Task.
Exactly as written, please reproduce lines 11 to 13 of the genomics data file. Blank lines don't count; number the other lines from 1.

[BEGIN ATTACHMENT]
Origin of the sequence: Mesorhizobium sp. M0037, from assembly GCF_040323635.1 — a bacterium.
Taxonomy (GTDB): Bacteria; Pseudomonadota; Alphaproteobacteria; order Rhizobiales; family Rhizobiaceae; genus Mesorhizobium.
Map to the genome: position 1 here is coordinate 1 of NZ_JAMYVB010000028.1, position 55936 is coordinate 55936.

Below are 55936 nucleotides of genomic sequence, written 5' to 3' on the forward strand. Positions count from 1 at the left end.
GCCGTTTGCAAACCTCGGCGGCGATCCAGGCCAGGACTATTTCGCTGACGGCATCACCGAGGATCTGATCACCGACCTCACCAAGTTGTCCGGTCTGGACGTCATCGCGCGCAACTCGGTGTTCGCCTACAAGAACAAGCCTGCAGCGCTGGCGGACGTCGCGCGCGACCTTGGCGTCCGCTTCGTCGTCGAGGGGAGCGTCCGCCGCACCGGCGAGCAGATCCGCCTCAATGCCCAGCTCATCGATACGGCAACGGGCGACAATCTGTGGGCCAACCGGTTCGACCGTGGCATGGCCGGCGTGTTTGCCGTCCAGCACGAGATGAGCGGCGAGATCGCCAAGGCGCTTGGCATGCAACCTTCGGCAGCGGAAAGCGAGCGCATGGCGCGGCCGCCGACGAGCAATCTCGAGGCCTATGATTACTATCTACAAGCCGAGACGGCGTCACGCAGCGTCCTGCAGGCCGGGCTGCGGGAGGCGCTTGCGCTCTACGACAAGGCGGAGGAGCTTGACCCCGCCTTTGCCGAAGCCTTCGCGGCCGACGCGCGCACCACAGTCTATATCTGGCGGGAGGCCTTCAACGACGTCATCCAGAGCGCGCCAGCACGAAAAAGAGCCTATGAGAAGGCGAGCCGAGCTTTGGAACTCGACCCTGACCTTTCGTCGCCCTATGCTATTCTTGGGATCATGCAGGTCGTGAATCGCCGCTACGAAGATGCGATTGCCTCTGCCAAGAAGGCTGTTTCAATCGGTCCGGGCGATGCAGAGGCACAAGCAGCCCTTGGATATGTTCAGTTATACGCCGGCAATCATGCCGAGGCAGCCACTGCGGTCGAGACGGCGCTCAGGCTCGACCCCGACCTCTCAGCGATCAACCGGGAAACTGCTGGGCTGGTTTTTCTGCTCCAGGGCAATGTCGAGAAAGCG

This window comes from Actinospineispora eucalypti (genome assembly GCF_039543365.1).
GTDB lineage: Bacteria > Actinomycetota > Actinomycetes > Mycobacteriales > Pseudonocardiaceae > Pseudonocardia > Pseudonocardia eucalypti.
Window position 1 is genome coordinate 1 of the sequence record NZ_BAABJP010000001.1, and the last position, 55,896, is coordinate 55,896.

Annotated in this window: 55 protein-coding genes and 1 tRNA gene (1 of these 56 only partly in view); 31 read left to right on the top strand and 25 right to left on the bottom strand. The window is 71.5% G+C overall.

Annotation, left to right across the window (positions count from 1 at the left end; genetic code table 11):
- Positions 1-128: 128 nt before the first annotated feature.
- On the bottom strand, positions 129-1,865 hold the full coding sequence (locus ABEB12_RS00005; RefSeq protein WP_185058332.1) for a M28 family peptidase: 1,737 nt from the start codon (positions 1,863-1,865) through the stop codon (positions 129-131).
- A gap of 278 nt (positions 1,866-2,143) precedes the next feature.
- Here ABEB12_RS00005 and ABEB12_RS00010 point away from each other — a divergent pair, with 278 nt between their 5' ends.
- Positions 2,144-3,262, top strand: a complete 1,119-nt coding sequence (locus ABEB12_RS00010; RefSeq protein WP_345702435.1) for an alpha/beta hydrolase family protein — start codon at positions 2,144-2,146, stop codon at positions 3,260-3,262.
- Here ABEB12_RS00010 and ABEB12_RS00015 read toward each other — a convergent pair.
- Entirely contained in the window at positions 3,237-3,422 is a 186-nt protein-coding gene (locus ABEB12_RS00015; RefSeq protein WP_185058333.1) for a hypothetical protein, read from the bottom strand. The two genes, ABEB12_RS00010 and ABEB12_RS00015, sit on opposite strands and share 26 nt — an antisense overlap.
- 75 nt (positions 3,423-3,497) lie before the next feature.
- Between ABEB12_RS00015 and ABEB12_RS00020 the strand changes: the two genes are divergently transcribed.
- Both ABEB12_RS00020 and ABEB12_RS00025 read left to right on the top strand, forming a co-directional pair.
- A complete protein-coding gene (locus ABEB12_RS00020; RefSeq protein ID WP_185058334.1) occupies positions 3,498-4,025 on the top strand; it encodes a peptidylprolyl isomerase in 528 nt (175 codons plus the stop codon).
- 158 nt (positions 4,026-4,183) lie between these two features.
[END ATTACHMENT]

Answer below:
- Positions 1-128: 128 nt before the first annotated feature.
- On the bottom strand, positions 129-1,865 hold the full coding sequence (locus ABEB12_RS00005; RefSeq protein WP_185058332.1) for a M28 family peptidase: 1,737 nt from the start codon (positions 1,863-1,865) through the stop codon (positions 129-131).
- A gap of 278 nt (positions 1,866-2,143) precedes the next feature.